24/7 Wall St. reviewed the 10 countries that spend the most on their military in 2012, based on SIPRI's measure of military spending in more than 130 nations. We also reviewed SIPRI data on military exports and imports, as well as military expenditure as a percentage of GDP. From Globalfirepower.com, we reviewed statistics on military size and strength, based on the most recent available data. We also considered GDP and GDP growth figures from the International Monetary Fund (IMF).

10. Brazil
> Military expenditure: $36.8 billion
> Expenditure as pct. of GDP: 1.5%
> One-year spending change: -0.5%
> Total exports: $14.1 million (24th highest)
> Total imports: $212 million (24th highest)

Brazil spent roughly $36.8 billion on its military in 2012, higher than all but nine other countries. Military spending has fallen in Brazil since 2010, when the government spent $38.1 billion. Despite being among the top 10 in military spending, the country is barely among the top half in terms of the spending as a percentage of GDP, which was just 1.5% in 2012. In addition to the more than 371,000 people in Brazil who were actively serving in 2011, there were more than 1.3 million Brazilians serving in the active reserves, more than all but five other countries.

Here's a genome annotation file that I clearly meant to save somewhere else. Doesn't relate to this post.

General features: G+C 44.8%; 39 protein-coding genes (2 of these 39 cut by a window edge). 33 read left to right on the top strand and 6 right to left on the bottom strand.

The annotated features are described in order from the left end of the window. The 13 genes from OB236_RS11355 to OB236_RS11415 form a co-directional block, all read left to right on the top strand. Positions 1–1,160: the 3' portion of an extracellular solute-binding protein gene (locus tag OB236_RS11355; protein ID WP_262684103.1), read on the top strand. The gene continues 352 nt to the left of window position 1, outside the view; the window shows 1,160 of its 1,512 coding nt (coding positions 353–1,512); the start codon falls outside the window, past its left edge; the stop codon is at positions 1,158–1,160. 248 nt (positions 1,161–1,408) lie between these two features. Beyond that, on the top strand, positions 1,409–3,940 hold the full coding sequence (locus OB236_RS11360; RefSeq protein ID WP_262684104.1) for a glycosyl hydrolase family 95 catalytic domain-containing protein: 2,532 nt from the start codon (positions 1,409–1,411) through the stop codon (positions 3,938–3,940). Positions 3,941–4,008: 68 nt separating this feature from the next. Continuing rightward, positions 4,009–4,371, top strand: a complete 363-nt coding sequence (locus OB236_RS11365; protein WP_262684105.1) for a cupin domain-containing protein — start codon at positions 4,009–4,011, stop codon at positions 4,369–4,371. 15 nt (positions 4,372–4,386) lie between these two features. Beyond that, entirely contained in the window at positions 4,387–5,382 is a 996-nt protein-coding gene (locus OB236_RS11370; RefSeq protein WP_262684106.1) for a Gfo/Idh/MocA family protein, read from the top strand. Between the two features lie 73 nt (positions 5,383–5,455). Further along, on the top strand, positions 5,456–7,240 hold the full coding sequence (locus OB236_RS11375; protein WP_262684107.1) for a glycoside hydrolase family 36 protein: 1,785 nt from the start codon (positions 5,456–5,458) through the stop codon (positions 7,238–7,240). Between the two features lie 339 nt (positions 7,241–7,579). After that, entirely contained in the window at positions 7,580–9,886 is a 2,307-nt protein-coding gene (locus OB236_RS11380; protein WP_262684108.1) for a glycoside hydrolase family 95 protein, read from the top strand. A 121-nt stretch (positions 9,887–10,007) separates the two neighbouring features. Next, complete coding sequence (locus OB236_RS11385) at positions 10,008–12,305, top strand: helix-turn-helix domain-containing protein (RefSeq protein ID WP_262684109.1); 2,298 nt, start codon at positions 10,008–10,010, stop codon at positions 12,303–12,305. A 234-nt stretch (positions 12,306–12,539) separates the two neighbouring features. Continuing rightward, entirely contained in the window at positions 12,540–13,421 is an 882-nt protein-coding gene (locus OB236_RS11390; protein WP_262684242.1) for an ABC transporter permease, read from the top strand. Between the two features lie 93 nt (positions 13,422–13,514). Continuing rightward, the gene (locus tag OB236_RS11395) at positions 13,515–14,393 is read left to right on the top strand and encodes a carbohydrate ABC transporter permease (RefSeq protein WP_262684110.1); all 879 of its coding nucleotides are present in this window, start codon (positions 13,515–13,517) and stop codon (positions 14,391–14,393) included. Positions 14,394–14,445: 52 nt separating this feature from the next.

9. India
> Military expenditure: $48.3 billion
> Expenditure as pct. of GDP: 2.5%
> One-year spending change: -2.8%
> Total exports: $1.8 million (32nd highest)
> Total imports: $2.0 billion (the highest)